Calculating your 1 rep max

In weight training or bodybuilding you will often get asked questions like “what do you bench”? or “what can you lift”? These are obviously quite ambiguous questions but what is meant by them usually is “what is your repetition maximum on the bench press or other big lifts”?

 

Now most people who have trained for a long time will have worked out their one repetition max by simply attempting heavy weights that they can only just lift once and when they succeed at a weight but cant do any more than that then they have achieved their 1 rep max. However there are a lot of trainers who don’t know their one rep max lifts on any exercise. This could be because they have no interest in knowing or more likely because they don’t feel comfortable in trying such a heavy lift. They may not have a spotter or it may be that they feel the strain on the body and risk of injury is too great. Doing a 1 rep max does put a lot of strain on the muscles and joints as it is in essence the largest possible amount of force your body can deal with in a concentric contraction.

 

I personally think that knowing your 1 rep max is important. It is a goal that you can aim to improve on over time with your training. To increase your 1 rep max on a lift is a very measurable and sensible goal in my opinion as it is the test of true total strength on a particular movement. There are different ways to train to improve 1 rep max lifts and strength training in any sense can be very fun and beneficial.

 

So back to the main problems that people have with testing their one rep max. Not having a spotter or someone to aid them in the lift should something go wrong is the main one in my opinion. I will admit that on most of my 1 rep max attempts I am not able to complete the lift. Without a spotter I would be stuck under the bar on the bench press quite regularly. This is not due to lack of ability in correctly predicting a 1 rep max but more down to a need to keep testing until I fail at the lift. For example if I lift 100kg easily then I will try 105kg. If 105kg is a struggle but I get it to full lockout I will not think “ok 105g is my 1 rep max”, I will try for 107kg or 110kg as that may in fact be my 1 rep max. This is where it becomes dangerous to do on your own.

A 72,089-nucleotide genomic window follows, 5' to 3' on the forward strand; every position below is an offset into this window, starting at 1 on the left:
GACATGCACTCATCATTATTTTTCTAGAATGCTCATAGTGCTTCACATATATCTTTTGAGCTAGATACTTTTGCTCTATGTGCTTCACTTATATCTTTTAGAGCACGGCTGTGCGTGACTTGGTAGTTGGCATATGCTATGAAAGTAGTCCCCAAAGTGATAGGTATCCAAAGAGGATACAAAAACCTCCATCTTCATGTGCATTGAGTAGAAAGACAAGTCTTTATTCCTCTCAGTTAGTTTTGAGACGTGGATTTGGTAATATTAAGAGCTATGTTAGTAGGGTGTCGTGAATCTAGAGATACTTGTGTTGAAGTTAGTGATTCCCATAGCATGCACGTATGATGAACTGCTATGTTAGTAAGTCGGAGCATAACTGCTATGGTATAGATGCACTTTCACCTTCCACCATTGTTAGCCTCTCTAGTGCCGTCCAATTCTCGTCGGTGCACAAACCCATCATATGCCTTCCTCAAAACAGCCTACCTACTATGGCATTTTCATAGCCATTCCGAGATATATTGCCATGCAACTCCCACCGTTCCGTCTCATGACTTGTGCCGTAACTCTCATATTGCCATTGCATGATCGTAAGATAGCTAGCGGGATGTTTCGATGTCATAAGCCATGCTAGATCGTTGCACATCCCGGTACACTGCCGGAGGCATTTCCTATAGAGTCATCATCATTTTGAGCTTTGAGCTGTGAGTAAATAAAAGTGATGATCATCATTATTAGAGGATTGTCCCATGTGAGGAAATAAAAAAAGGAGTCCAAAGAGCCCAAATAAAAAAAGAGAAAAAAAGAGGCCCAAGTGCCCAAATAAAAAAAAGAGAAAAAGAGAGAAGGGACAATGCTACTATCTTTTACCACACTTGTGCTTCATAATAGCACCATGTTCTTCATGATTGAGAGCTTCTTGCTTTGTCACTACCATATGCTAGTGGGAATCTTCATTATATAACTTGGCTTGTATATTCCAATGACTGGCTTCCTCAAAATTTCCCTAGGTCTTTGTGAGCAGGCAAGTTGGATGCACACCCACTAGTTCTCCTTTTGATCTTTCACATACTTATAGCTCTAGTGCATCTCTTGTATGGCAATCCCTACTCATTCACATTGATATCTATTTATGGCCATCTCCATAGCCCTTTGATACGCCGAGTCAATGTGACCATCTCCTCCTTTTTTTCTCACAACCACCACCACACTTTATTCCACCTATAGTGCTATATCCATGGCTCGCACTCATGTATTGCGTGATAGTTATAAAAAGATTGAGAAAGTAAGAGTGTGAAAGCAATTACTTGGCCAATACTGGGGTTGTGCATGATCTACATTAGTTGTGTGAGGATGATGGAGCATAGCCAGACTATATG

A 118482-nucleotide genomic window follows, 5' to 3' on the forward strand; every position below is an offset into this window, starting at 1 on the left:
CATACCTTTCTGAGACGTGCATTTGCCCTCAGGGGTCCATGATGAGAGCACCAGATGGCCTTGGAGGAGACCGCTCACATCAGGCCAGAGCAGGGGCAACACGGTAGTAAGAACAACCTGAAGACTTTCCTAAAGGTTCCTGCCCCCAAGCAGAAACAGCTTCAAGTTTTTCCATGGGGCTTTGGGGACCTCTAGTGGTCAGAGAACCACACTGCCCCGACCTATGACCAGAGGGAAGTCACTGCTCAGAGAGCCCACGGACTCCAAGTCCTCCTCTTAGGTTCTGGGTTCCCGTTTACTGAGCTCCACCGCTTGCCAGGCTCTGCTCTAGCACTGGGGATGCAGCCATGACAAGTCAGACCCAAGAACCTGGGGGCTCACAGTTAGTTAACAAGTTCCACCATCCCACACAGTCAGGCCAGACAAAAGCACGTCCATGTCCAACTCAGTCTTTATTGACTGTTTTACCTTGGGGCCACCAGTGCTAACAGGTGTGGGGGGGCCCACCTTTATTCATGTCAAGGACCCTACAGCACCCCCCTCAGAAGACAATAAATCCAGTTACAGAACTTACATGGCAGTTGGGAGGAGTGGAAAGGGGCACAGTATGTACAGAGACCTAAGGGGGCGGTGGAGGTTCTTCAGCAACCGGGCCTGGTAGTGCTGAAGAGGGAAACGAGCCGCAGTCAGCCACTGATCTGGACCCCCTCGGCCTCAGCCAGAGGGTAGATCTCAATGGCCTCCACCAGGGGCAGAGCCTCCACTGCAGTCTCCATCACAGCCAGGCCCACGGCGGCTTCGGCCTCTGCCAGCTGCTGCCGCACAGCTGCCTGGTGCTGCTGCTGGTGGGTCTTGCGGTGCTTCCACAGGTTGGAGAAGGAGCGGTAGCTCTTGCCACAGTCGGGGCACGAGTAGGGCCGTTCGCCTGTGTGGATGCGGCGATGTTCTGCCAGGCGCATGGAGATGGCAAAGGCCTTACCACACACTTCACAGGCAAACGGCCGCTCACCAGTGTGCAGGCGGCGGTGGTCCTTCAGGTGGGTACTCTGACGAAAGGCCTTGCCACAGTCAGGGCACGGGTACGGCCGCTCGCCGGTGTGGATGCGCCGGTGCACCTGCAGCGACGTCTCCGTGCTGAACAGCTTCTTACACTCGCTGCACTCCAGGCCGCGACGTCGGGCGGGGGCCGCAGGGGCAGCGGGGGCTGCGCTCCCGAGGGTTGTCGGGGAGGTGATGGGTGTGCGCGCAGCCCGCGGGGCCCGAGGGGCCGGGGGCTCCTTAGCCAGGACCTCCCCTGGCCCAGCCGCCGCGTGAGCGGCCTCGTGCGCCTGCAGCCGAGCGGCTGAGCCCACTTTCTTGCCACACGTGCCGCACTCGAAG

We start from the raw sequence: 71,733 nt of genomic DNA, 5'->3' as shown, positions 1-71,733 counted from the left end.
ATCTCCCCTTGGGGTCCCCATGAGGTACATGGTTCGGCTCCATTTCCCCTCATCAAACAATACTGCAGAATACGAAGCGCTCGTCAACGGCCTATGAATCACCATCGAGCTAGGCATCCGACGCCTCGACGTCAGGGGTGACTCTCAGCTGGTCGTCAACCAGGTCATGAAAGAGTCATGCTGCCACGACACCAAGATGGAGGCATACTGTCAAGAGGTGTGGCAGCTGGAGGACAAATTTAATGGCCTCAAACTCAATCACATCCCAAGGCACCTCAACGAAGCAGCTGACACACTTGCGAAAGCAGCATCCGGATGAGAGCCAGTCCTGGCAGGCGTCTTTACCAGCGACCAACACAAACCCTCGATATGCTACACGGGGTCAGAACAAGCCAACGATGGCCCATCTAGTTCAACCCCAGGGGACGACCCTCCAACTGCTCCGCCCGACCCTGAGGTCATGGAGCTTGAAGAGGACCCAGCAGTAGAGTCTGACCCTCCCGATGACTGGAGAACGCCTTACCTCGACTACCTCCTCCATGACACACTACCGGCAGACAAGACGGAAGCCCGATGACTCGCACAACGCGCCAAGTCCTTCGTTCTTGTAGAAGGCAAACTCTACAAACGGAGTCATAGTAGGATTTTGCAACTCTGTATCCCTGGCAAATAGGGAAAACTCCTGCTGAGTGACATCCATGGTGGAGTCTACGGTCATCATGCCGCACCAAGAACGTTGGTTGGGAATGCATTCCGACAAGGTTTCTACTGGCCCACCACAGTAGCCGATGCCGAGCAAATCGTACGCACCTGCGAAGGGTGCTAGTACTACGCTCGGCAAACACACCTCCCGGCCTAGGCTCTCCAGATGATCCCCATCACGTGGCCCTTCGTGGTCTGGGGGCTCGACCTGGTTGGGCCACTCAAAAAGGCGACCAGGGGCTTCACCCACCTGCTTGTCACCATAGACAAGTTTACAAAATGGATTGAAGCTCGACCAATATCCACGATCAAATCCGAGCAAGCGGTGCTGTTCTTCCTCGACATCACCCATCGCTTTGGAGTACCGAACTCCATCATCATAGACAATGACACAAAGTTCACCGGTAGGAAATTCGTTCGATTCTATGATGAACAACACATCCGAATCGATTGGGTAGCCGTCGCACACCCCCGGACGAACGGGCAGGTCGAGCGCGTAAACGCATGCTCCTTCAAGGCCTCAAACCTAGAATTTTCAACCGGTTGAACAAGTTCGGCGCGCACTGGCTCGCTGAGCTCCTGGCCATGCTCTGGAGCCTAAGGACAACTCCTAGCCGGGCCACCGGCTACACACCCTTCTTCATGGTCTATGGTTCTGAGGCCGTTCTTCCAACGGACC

There is, however, a solution to this problem. You can work out your one rep max using equations. This is not going to be your actual 1 rep max until you test it out but it is a very good indicator and will help you to know roughly where your 1 rep max is.

 

The equation is:

 

 

This equation may look a bit confusing but it really is quite simple.

‘r’ stands for number of reps performed.

‘w’ stands for weight.

 

So lets say that you bench press 100kg for 10 reps (just to be nice and easy).

 

You will need to divide the number of reps by 10.

This = 0.33

Add 1 to this number.

This = 1.33

Multiply this by the weight you used.

This = 133kg.

 

So if you can bench press 100kg for 10 reps, your 1 rep max is roughly 133kg.

 

So next time you are in the gym and have someone to spot you that you trust I recommend giving your 1 rep max a go. Work it out using this equation so that you have a rough idea of what to go for, then push pull or squat as hard as you can and get a 1 rep max down.

 

-AC-

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